Select All    Deselect All
 |   | 
Details
   print
  Record Links
Author (up) Boulton, A. pdf 
  Title Provision at the interface the Maori Mental Health Contracting Experience Type Journal Article
  Year 2005 Publication Abbreviated Journal  
  Volume Doctor of Philosophy in Maori Health Issue Pages 346  
  Keywords Kaupapa Maori; Maori mental health; Service Delivery; Tangata Whenua; Maori Research Paradigm Net; Community; Contractual Obligations; Maori Mental Health Service Providers; Maori culture; Tikanga; Maori research  
  Abstract New Zealand's mental health performance and monitoring framework is a complex and evolving one. Its initial development occurred at a time when it was taken for granted that mainstream understandings of health and mainstream systems of service delivery would not only be appropriate for all New Zealanders, but would also service the needs of all New Zealanders. Latterly however there has been an acknowledgement that a wholly different understanding of health and health care has existed in this country; the worldview understood and shared by tangata whenua. This thesis uses a theoretical framework devised specifically for this research to investigate the experience of Maori mental health providers as they contract to provide mental health services for the Crown; to ascertain whether maori mental health providers deliver outside of their contracts; and to examine the role multiple accountablities play in contracting. The theoretical framework, the “Maori research paradigm net” is inclusive of both the kaupapa Maori and Maori centred approaches, moving beyond the traditional dichotomy that frames Maori health research and allowing the researcher the freedom to select and use the best and most appropriate research tools from both traditional social science research practices, and from Maori culture and tikanga, to answer the research question posed. The thesis concludes that Maori mental health providers deliver mental health services at the interface between two philosphical viewpoints or worldviews: that of the Maori community in which they are located and to whom they provide servies; and that of the funder, from whom they obtain resources to enable them to deliver services. As a consequence of working at the interface, Maori providers regularly and routinely work outside the scope of their contracts to deliver mental health services which are aligned with those values and norms enshrined in Maori culture. To adequately acknowledge and validate the beneficial extra-contractual provision which occurs as a result of delivering mental health services at the interface, and prevent less desiable provision, a more responsive contracting environment and a performace measurement framework, which integrates both worldviews and which takes account of the multiple accountabilities that Maori providers manage, is required.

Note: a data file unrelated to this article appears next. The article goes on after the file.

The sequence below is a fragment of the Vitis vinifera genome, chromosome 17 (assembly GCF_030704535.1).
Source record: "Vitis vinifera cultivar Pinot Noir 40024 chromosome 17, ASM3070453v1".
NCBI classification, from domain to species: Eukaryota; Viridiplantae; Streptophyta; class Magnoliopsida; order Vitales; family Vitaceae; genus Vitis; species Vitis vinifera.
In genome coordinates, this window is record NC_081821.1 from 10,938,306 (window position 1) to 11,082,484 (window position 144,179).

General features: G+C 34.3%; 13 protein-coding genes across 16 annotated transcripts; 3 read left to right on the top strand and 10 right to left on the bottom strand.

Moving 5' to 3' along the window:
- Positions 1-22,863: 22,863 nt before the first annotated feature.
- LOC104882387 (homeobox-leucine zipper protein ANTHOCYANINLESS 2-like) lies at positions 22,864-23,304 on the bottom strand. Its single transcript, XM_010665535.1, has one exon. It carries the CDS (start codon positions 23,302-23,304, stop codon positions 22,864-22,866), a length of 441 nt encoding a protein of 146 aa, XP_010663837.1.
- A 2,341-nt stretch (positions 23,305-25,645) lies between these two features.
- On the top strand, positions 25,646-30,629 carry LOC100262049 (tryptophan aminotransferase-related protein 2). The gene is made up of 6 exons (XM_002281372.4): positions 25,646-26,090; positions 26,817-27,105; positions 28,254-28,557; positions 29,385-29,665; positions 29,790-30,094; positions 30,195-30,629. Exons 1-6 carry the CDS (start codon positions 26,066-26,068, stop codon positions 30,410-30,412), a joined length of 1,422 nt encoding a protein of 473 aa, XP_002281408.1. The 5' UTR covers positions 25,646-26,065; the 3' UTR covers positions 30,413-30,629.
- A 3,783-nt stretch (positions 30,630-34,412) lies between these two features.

Address  
  Corporate Author Thesis Ph.D. thesis  
  Publisher Massey University Place of Publication Editor  
  Notes Approved no  
  Call Number TRM @ admin @ Boulton,A-ProvisionattheinterfacetheMaoriMentalHealthContractingExperience Serial 647  
Permanent link to this record
Select All    Deselect All
 |   | 
Details
   print

Save Citations: